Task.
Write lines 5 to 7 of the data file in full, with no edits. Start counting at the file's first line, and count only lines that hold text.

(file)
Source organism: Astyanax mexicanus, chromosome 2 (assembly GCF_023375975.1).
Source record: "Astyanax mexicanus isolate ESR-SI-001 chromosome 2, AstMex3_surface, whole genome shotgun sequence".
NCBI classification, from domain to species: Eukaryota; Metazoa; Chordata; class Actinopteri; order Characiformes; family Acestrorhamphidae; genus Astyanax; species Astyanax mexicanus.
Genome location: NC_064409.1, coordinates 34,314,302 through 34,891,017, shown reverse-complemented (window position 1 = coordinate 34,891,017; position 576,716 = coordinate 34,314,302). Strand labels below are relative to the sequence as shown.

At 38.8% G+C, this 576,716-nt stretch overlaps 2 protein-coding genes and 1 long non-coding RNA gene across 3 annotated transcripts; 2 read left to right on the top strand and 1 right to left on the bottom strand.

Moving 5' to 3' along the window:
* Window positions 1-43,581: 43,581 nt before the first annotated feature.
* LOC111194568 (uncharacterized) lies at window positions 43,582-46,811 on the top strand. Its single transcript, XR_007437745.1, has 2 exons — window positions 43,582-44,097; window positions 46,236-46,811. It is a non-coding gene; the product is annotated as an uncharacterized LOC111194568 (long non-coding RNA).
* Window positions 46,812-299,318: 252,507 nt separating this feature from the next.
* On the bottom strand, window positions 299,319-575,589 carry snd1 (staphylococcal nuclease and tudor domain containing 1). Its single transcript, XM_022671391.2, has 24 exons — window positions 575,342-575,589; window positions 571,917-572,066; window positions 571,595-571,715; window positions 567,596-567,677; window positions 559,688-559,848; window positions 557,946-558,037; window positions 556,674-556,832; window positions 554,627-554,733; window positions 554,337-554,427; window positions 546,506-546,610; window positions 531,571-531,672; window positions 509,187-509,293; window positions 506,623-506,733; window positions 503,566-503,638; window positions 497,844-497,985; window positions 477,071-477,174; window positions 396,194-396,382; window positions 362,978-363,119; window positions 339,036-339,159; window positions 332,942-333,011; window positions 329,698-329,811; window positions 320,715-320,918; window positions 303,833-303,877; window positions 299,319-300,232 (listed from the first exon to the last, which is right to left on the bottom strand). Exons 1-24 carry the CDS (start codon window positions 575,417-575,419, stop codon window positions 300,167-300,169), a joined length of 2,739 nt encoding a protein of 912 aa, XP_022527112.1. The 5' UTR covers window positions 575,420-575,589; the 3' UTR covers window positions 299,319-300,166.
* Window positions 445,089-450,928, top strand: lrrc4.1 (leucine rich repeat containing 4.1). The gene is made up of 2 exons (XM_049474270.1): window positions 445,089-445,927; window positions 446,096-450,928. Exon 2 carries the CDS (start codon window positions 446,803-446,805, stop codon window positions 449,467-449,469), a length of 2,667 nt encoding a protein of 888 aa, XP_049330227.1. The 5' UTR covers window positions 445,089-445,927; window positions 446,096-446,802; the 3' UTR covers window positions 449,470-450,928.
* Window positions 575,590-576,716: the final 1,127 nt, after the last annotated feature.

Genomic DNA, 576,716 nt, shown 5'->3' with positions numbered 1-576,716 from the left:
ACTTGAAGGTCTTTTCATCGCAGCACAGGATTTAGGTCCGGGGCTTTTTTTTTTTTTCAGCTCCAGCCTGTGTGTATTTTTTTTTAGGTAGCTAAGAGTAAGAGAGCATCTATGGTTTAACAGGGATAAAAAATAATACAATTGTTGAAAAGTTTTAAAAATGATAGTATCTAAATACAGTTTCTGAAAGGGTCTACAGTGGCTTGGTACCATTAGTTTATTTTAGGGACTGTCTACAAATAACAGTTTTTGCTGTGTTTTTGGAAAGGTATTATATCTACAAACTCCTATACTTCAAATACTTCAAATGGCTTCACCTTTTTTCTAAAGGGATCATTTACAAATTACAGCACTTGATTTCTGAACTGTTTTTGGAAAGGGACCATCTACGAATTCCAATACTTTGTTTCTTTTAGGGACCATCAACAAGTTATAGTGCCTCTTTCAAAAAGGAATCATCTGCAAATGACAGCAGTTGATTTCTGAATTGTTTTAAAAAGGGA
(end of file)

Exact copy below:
At 38.8% G+C, this 576,716-nt stretch overlaps 2 protein-coding genes and 1 long non-coding RNA gene across 3 annotated transcripts; 2 read left to right on the top strand and 1 right to left on the bottom strand.

Moving 5' to 3' along the window:
* Window positions 1-43,581: 43,581 nt before the first annotated feature.